(3.) WE have examined the rival submissions and have also perused minutely the various decisions cited by the parties in support of their respective view-point. At the outset, we would refer to the arguments advanced by the learned counsel for the assessees to the effect that the finality of an order could not be disturbed with reference to the facts prevailing in the present appeals where, according to the learned counsel, no reference applications have been filed by the Department against the orders of the Tribunal. The decision of the Hon'ble Madras High Court in the case of Seshasayee Paper & Boards Ltd. (supra) has been cited, but which decision, according to us, supports the stand of the Revenue since their Lordships have held that finality can be disturbed "by a process known to law or by a process authorised by law". In the present case the Department has made a request for a modification to be carried out in the orders passed by the Tribunal by a process known to law and which is authorised by law and by this we refer to the provisions of Section 35 of the WEalth-tax Act under which the tax authorities as also the Tribunal are bound to rectify mistakes which are apparent from the record in the orders passed within a stipulated period. Then again, the decision of the Hon'ble Delhi High Court in the case of R.K. Sawhney, Executor of the Estate of Late R.B. Nathu Ram (supra) does not advance the assessee's line of argument as that was a case in which an issue had become final against the assessee by an earlier order of the Tribunal, but the same issue was sought to be raised in further appeal to the Tribunal arising from a fresh assessment and it was under these circumstances that their Lordships referred to the "Rule of Finality". The decision of the Hon'ble Madras High Court in the case of Khanna Auto Corpn. (supra) would also not help the assessees as that was a case in which a "review" of the earlier order passed by the Hon'ble High Court was sought, consequent to a subsequent decision of the Hon'ble Supreme Court. Their Lordships referred to the Civil Procedure Code and "established line of decisions" under Order XLVII wherein a view had been taken "that the production of a new ruling or authority which if brought to the notice of the Judge at the first hearing might have altered the judgment, is not a new and important matter within the meaning of the provision in Order XLVII, Rule 1, Civil Procedure Code." The only other remaining decision relied upon by the learned counsel, namely, that of the Privy Council in the case of Tribune Trust (supra) is also distinguishable and not at all applicable to the facts under consideration.;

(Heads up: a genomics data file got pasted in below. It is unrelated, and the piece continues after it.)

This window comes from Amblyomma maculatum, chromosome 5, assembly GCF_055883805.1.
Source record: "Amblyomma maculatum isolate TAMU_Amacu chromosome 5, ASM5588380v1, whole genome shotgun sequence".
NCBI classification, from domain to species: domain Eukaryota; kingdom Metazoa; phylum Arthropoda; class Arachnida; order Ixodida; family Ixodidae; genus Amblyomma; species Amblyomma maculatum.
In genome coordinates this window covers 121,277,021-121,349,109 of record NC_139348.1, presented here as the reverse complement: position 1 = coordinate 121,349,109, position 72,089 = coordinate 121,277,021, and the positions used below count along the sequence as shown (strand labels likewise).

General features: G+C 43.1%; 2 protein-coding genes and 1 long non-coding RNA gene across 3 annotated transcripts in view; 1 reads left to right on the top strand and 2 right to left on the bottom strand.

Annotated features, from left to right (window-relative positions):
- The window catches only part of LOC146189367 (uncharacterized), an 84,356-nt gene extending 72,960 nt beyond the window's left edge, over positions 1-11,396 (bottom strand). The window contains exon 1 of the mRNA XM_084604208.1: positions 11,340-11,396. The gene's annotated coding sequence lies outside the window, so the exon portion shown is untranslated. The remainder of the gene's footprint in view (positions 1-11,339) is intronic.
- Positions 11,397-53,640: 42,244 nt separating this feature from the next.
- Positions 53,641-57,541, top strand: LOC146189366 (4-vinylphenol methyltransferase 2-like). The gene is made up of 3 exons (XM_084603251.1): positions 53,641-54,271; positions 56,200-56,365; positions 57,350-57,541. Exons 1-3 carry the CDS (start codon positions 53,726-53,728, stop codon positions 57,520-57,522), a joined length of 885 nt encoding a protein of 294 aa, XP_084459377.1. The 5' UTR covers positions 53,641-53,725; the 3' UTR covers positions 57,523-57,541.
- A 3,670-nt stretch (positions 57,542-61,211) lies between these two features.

Click here to view full judgement.
Copyright © Regent Computronics Pvt.Ltd.